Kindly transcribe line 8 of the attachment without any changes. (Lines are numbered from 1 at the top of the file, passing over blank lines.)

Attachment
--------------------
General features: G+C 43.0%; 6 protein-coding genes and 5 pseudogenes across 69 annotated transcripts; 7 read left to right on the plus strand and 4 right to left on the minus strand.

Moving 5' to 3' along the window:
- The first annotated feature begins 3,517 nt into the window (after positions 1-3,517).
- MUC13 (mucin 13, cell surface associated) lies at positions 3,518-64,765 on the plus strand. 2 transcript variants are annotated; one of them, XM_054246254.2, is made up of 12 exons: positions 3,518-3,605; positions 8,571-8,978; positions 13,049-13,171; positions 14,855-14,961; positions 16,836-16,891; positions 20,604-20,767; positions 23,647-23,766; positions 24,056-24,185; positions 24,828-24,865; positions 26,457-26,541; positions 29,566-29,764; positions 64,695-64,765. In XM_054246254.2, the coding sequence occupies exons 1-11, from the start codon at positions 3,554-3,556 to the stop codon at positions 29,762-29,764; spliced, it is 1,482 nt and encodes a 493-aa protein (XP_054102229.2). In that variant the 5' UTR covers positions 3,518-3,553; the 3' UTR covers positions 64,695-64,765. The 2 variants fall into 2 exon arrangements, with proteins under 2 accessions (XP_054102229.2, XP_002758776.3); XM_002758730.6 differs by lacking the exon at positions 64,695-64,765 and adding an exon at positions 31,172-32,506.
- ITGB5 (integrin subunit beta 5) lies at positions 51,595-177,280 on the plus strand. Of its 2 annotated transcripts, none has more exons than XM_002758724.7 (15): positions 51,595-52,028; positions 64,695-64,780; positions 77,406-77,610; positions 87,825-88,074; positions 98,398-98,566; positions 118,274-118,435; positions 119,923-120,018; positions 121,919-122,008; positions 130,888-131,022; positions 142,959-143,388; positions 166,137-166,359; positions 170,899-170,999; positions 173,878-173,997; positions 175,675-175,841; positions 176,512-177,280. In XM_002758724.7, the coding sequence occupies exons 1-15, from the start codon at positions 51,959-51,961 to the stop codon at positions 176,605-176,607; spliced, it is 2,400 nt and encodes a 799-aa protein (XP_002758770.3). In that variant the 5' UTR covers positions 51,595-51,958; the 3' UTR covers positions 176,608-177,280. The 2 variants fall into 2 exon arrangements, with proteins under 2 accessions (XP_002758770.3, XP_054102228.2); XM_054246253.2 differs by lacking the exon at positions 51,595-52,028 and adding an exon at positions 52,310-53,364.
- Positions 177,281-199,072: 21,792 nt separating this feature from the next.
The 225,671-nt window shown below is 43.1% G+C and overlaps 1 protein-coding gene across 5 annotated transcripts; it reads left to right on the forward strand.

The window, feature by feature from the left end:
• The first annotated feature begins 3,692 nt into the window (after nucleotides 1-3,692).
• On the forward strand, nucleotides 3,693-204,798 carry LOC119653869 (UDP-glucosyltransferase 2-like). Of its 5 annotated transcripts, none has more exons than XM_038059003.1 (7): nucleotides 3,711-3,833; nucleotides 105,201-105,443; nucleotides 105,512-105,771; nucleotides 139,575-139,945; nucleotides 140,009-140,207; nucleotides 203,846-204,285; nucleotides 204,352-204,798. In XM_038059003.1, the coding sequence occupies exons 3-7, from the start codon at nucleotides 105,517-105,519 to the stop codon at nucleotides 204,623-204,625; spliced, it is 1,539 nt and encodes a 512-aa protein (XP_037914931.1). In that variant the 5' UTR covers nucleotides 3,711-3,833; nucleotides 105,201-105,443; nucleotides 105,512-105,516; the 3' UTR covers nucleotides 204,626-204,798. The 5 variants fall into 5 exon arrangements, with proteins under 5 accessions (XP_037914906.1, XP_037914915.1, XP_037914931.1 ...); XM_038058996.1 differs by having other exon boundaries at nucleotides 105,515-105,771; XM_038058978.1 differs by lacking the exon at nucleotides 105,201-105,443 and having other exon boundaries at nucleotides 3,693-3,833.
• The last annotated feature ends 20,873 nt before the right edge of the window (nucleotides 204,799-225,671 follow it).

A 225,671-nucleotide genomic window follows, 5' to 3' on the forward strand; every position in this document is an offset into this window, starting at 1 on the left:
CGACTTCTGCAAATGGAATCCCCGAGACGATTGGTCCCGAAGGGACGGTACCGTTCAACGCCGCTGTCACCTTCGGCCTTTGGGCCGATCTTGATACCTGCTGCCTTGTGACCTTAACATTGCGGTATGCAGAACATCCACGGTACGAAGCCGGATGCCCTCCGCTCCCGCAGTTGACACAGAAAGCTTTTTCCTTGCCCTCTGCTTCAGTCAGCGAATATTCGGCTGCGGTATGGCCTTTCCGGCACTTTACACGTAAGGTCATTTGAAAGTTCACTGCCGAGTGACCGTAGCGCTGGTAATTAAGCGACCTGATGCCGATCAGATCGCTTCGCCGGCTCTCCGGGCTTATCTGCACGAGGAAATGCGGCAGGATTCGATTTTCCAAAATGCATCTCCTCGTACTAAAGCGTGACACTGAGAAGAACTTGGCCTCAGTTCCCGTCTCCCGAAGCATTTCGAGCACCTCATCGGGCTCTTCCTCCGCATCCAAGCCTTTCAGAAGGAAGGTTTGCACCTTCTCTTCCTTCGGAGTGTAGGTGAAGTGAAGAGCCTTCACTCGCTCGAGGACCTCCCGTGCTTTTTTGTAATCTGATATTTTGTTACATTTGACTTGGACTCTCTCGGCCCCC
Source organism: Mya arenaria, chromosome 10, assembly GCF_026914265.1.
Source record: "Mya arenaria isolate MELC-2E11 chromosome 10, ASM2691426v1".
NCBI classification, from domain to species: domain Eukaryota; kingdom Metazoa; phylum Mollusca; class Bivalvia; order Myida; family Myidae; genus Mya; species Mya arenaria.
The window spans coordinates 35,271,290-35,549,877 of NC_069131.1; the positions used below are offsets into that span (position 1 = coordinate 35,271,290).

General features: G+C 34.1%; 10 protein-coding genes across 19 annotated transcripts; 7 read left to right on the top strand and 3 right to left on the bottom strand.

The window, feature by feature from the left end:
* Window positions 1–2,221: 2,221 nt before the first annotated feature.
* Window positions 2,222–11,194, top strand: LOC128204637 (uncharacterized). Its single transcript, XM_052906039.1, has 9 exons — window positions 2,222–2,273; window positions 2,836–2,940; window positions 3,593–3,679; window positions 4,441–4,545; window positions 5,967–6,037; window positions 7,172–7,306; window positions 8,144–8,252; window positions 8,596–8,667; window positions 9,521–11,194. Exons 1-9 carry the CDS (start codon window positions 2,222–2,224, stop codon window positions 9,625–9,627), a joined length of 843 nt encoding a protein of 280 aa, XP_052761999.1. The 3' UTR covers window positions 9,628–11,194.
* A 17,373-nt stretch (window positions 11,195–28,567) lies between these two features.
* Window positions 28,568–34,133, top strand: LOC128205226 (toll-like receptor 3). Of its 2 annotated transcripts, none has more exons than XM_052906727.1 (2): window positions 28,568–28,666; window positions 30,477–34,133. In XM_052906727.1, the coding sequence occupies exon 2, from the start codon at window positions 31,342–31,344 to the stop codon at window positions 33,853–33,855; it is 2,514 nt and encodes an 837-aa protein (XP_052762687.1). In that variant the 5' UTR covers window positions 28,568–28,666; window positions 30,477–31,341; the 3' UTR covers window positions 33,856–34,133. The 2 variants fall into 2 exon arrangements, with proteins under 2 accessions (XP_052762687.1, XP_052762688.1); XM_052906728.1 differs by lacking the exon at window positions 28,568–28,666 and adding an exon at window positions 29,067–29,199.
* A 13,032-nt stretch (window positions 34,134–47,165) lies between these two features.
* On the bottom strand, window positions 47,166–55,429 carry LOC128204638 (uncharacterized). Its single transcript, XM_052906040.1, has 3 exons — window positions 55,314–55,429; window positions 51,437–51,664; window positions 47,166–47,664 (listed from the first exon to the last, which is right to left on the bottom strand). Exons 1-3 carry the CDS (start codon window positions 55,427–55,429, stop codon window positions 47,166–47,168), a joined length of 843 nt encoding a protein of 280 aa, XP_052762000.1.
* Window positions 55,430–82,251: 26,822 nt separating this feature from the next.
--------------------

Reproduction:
The window, feature by feature from the left end: